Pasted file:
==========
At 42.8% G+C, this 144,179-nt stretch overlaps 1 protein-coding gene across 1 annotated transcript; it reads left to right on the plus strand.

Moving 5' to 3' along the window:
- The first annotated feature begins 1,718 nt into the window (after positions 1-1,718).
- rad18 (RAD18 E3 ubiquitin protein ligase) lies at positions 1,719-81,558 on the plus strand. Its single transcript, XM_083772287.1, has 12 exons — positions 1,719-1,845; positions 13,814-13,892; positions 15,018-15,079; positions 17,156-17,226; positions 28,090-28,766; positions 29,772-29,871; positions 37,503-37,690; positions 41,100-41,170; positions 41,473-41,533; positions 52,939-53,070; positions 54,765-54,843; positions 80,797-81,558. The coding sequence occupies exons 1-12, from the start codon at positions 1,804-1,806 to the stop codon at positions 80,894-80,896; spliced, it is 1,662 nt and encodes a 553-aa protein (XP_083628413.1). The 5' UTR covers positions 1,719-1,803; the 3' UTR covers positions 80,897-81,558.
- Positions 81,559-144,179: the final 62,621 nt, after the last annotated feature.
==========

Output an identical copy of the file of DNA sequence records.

At 42.8% G+C, this 144,179-nt stretch overlaps 1 protein-coding gene across 1 annotated transcript; it reads left to right on the plus strand.

Moving 5' to 3' along the window:
- The first annotated feature begins 1,718 nt into the window (after positions 1-1,718).
- rad18 (RAD18 E3 ubiquitin protein ligase) lies at positions 1,719-81,558 on the plus strand. Its single transcript, XM_083772287.1, has 12 exons — positions 1,719-1,845; positions 13,814-13,892; positions 15,018-15,079; positions 17,156-17,226; positions 28,090-28,766; positions 29,772-29,871; positions 37,503-37,690; positions 41,100-41,170; positions 41,473-41,533; positions 52,939-53,070; positions 54,765-54,843; positions 80,797-81,558. The coding sequence occupies exons 1-12, from the start codon at positions 1,804-1,806 to the stop codon at positions 80,894-80,896; spliced, it is 1,662 nt and encodes a 553-aa protein (XP_083628413.1). The 5' UTR covers positions 1,719-1,803; the 3' UTR covers positions 80,897-81,558.
- Positions 81,559-144,179: the final 62,621 nt, after the last annotated feature.